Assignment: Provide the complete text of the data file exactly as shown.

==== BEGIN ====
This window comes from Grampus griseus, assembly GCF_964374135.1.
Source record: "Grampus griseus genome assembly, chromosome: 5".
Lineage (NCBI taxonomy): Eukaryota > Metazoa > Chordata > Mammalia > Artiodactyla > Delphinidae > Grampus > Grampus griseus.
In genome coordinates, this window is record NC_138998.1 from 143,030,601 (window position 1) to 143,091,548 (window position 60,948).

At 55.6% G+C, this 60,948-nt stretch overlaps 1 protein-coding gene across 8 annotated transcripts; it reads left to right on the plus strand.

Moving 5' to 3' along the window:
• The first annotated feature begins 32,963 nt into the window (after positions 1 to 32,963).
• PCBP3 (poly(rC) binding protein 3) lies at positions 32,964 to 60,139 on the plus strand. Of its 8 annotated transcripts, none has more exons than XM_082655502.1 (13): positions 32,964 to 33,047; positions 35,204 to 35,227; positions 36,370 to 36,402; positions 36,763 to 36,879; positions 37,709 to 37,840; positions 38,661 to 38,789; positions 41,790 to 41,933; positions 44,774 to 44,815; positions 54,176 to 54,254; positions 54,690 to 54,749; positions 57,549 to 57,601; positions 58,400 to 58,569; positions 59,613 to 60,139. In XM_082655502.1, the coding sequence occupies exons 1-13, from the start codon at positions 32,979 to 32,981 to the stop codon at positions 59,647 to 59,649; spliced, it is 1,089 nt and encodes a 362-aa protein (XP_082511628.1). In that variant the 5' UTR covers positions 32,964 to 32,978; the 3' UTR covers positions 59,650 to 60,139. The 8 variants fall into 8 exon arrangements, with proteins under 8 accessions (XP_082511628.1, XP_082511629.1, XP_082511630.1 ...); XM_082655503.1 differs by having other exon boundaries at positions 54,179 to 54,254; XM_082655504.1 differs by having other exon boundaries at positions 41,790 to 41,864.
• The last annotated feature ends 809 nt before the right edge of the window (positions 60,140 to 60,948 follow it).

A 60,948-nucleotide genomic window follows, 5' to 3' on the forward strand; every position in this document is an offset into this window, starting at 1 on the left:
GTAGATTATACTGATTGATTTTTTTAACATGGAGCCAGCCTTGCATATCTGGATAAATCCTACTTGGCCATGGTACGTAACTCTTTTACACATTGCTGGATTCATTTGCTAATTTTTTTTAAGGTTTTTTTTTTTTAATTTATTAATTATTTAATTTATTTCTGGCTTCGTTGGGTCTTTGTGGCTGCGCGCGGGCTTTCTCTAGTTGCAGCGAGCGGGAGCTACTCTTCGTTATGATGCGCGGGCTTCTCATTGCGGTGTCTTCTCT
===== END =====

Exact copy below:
This window comes from Grampus griseus, assembly GCF_964374135.1.
Source record: "Grampus griseus genome assembly, chromosome: 5".
Lineage (NCBI taxonomy): Eukaryota > Metazoa > Chordata > Mammalia > Artiodactyla > Delphinidae > Grampus > Grampus griseus.
In genome coordinates, this window is record NC_138998.1 from 143,030,601 (window position 1) to 143,091,548 (window position 60,948).

At 55.6% G+C, this 60,948-nt stretch overlaps 1 protein-coding gene across 8 annotated transcripts; it reads left to right on the plus strand.

Moving 5' to 3' along the window:
• The first annotated feature begins 32,963 nt into the window (after positions 1 to 32,963).
• PCBP3 (poly(rC) binding protein 3) lies at positions 32,964 to 60,139 on the plus strand. Of its 8 annotated transcripts, none has more exons than XM_082655502.1 (13): positions 32,964 to 33,047; positions 35,204 to 35,227; positions 36,370 to 36,402; positions 36,763 to 36,879; positions 37,709 to 37,840; positions 38,661 to 38,789; positions 41,790 to 41,933; positions 44,774 to 44,815; positions 54,176 to 54,254; positions 54,690 to 54,749; positions 57,549 to 57,601; positions 58,400 to 58,569; positions 59,613 to 60,139. In XM_082655502.1, the coding sequence occupies exons 1-13, from the start codon at positions 32,979 to 32,981 to the stop codon at positions 59,647 to 59,649; spliced, it is 1,089 nt and encodes a 362-aa protein (XP_082511628.1). In that variant the 5' UTR covers positions 32,964 to 32,978; the 3' UTR covers positions 59,650 to 60,139. The 8 variants fall into 8 exon arrangements, with proteins under 8 accessions (XP_082511628.1, XP_082511629.1, XP_082511630.1 ...); XM_082655503.1 differs by having other exon boundaries at positions 54,179 to 54,254; XM_082655504.1 differs by having other exon boundaries at positions 41,790 to 41,864.
• The last annotated feature ends 809 nt before the right edge of the window (positions 60,140 to 60,948 follow it).

A 60,948-nucleotide genomic window follows, 5' to 3' on the forward strand; every position in this document is an offset into this window, starting at 1 on the left:
GTAGATTATACTGATTGATTTTTTTAACATGGAGCCAGCCTTGCATATCTGGATAAATCCTACTTGGCCATGGTACGTAACTCTTTTACACATTGCTGGATTCATTTGCTAATTTTTTTTAAGGTTTTTTTTTTTTAATTTATTAATTATTTAATTTATTTCTGGCTTCGTTGGGTCTTTGTGGCTGCGCGCGGGCTTTCTCTAGTTGCAGCGAGCGGGAGCTACTCTTCGTTATGATGCGCGGGCTTCTCATTGCGGTGTCTTCTCT